Home Politics The dust settles! Trump’s case of “blackmailing” Twitter users was rejected by the U.S. Supreme Law
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The dust settles! Trump’s case of “blackmailing” Twitter users was rejected by the U.S. Supreme Law

by YCPress

April 6 According to a report by Chinese website, the U.S. Supreme Court rejected a lawsuit against former President Trump’s Twitter account on the 5th local time. The U.S. Department of Justice had previously asked for the case to be dismissed on the grounds that Trump had left office, and the case had become a “no empty letter”.

The case reportedly originated in 2017, when the Knight First Amendment Institute of Columbia University filed a lawsuit in court on behalf of seven Twitter accounts that were “hacked” by Trump. The plaintiffs argued that Trump’s Twitter account, as then president, was actually a “public forum” and that blocking criticism violated the First Amendment’s provisions on freedom of speech. The lower court and the second circuit court of appeal successively ruled in favor of the plaintiff.

During Trump’s presidency, the U.S. Department of Justice allegedly urged the Supreme Court to reverse these rulings. While Trump sometimes uses his Twitter account to make official statements, his decision to block other Twitter users is the right of everyone on Twitter, government lawyers said.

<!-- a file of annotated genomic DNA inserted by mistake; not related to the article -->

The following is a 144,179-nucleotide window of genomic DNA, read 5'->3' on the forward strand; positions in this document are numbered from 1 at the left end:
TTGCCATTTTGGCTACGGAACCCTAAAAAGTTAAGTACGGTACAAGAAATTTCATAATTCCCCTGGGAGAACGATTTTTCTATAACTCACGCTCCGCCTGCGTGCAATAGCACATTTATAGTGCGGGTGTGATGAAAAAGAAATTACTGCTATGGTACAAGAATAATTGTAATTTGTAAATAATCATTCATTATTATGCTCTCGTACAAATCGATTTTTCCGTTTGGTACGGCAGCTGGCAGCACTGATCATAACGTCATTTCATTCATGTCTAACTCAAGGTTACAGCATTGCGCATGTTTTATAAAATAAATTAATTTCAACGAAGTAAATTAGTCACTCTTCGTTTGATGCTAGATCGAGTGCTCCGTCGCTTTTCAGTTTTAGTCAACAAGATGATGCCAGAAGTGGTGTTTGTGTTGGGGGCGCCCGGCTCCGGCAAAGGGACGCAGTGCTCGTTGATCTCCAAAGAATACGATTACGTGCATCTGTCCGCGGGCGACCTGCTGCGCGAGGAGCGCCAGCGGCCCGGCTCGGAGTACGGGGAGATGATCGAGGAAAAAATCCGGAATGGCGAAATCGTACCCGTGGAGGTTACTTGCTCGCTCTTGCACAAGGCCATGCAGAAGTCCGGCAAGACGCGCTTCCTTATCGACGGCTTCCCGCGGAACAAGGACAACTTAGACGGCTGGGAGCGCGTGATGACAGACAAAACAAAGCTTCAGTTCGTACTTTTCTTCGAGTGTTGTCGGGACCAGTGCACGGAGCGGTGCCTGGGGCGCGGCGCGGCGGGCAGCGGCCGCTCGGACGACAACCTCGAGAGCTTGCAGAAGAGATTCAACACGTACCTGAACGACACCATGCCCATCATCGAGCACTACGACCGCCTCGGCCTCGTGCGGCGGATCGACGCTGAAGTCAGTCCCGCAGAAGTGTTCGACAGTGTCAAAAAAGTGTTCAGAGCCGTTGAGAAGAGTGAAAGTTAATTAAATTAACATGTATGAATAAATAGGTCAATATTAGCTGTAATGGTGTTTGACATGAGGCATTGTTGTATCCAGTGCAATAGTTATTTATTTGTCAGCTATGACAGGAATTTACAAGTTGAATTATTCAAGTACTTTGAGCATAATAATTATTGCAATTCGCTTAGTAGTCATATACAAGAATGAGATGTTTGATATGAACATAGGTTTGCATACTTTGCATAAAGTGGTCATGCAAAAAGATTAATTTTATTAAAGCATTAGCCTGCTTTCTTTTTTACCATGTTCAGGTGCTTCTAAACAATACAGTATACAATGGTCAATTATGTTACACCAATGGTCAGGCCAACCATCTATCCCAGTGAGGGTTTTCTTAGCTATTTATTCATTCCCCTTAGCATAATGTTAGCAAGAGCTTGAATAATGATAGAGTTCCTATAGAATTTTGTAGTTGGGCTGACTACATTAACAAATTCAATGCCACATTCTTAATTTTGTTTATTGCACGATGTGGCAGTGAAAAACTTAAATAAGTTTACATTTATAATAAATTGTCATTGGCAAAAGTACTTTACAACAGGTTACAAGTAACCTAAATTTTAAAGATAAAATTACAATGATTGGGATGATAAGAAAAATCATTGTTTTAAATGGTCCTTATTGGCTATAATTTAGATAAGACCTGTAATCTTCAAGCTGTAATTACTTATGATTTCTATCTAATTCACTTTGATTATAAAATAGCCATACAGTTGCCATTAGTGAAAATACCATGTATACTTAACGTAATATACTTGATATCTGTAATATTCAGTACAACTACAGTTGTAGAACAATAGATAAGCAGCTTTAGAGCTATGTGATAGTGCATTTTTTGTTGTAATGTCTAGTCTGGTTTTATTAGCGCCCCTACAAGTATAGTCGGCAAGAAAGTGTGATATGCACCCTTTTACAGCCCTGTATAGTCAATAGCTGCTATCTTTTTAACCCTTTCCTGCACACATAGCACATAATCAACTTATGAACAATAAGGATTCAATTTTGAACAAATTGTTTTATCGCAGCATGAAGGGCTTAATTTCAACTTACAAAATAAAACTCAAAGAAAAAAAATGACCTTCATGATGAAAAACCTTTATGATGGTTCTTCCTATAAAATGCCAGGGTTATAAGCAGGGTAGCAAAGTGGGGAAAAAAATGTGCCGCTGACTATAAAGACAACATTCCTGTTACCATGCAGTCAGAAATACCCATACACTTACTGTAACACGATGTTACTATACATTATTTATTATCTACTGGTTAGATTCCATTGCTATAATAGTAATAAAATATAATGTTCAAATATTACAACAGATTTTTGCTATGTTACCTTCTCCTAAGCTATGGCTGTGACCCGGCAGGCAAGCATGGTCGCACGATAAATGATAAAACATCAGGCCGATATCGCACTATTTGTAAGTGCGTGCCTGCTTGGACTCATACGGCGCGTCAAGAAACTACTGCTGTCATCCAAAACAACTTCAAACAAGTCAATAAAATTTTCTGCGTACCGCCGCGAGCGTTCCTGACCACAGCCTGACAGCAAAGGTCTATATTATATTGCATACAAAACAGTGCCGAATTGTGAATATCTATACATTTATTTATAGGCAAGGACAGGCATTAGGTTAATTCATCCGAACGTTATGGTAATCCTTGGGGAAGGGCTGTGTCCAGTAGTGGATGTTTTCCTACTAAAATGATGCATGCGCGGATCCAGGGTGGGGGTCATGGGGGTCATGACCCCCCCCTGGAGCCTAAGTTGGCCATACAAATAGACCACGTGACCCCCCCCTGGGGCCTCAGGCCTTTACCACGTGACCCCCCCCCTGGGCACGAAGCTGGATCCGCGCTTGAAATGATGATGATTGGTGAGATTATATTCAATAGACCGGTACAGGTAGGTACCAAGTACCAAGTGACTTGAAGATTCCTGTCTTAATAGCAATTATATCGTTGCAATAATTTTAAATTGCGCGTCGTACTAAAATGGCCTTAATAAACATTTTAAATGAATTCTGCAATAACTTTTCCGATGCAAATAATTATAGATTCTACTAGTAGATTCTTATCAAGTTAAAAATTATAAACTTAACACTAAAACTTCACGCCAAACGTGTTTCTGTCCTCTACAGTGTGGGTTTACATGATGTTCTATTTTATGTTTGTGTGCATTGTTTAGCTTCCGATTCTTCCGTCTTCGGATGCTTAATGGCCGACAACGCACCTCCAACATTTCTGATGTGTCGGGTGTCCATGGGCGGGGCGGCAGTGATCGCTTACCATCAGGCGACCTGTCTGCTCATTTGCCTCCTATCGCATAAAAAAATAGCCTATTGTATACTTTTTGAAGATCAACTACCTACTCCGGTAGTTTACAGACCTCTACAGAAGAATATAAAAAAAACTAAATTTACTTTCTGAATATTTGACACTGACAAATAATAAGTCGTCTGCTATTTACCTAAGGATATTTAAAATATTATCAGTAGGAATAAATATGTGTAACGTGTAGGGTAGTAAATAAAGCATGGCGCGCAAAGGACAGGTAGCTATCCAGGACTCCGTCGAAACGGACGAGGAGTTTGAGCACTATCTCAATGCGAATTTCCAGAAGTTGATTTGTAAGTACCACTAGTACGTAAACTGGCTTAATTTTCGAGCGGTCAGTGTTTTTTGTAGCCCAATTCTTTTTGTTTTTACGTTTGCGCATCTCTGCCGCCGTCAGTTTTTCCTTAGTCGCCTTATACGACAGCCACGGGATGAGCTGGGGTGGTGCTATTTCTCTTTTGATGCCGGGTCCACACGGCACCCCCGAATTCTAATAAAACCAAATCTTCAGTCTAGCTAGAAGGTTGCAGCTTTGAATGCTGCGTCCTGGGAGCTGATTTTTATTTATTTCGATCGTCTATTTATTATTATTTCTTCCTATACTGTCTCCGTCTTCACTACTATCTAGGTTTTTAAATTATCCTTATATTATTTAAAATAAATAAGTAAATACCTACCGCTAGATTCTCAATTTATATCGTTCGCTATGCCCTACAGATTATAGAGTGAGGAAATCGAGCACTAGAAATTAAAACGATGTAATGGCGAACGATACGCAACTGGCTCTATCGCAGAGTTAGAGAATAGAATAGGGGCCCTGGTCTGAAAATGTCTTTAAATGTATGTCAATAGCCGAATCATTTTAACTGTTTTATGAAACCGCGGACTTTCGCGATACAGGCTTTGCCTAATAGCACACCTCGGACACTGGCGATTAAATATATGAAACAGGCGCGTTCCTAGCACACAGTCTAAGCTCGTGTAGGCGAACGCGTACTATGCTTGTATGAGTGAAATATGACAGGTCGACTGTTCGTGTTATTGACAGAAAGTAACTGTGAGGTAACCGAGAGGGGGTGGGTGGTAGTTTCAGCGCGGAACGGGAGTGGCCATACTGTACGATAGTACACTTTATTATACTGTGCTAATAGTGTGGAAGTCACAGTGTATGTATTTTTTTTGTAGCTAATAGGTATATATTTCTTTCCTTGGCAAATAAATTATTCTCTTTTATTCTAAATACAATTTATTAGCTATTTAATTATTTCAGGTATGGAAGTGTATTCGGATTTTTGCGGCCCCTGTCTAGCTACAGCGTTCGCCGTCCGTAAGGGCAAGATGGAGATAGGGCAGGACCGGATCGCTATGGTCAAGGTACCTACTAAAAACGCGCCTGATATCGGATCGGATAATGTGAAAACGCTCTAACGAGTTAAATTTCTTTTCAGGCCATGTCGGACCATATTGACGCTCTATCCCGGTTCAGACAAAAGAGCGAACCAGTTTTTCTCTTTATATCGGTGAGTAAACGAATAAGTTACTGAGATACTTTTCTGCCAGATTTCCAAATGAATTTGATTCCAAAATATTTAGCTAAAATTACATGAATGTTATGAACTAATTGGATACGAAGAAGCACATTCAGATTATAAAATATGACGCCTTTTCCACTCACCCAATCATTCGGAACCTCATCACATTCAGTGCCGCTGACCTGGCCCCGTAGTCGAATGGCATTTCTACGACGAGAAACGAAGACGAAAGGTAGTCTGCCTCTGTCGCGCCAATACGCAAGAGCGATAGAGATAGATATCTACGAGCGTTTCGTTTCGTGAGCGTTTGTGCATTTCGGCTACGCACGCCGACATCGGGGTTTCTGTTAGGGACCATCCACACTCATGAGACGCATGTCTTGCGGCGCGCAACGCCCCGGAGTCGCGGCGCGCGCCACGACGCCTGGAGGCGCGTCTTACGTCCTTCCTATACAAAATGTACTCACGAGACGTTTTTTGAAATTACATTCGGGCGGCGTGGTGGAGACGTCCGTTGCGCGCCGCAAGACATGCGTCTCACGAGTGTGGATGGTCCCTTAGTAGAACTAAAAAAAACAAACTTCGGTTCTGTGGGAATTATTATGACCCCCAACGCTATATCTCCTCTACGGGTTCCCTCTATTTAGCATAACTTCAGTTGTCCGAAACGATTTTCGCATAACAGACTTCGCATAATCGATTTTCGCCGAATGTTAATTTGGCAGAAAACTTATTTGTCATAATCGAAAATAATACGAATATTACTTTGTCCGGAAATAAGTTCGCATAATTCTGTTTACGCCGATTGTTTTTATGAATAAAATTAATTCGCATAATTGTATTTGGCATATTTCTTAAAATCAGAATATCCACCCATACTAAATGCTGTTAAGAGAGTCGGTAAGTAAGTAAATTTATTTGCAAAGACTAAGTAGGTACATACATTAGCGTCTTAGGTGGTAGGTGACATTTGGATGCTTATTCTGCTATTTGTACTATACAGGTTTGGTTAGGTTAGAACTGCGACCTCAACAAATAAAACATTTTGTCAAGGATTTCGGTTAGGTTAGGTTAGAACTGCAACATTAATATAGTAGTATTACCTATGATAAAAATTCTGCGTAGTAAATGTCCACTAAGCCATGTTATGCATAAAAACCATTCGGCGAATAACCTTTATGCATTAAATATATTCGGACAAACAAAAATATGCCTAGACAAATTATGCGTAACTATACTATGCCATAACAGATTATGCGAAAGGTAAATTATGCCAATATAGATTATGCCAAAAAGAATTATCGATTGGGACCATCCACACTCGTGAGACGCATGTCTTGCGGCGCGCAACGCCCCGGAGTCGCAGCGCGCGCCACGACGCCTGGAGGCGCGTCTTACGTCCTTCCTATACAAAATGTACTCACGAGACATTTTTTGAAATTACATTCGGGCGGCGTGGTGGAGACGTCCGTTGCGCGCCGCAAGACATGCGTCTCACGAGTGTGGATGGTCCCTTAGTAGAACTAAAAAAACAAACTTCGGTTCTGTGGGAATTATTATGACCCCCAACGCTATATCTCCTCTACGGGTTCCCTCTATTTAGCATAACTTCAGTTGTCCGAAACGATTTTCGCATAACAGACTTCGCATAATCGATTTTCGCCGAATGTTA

The night before President Biden was sworn in, the Justice Department asked the Supreme Court to dismiss the case and rescind the lower court’s ruling, citing that the case was meaningless after Trump left office.

Fallow, a senior lawyer at Knight Institute, urged the Supreme Court to uphold the lower court’s decision. “It is now widely recognized that the principles we have established in this case are important to protect the vitality of public forums, which are becoming more and more important to our democracy,” she said.

She added that the case reshaped the way government officials use social media.

Conservative Justice Thomas, who wrote a 12-page opinion on the case, said the case should be dismissed, but also highlighted a problem that “involving new digital platforms, old dogmas are rarely applied directly.”

Thomas also pointed out that it is strange when private companies have “unrestricted power” to abolish an account, but say that the account is a public forum.

He refers to Twitter permanently blocking Trump’s account after the Capitol riots on January 6. The congressional riots killed a total of five people, including a policeman, and Twitter said at that time that Trump’s account was “in danger of further inciting violence”.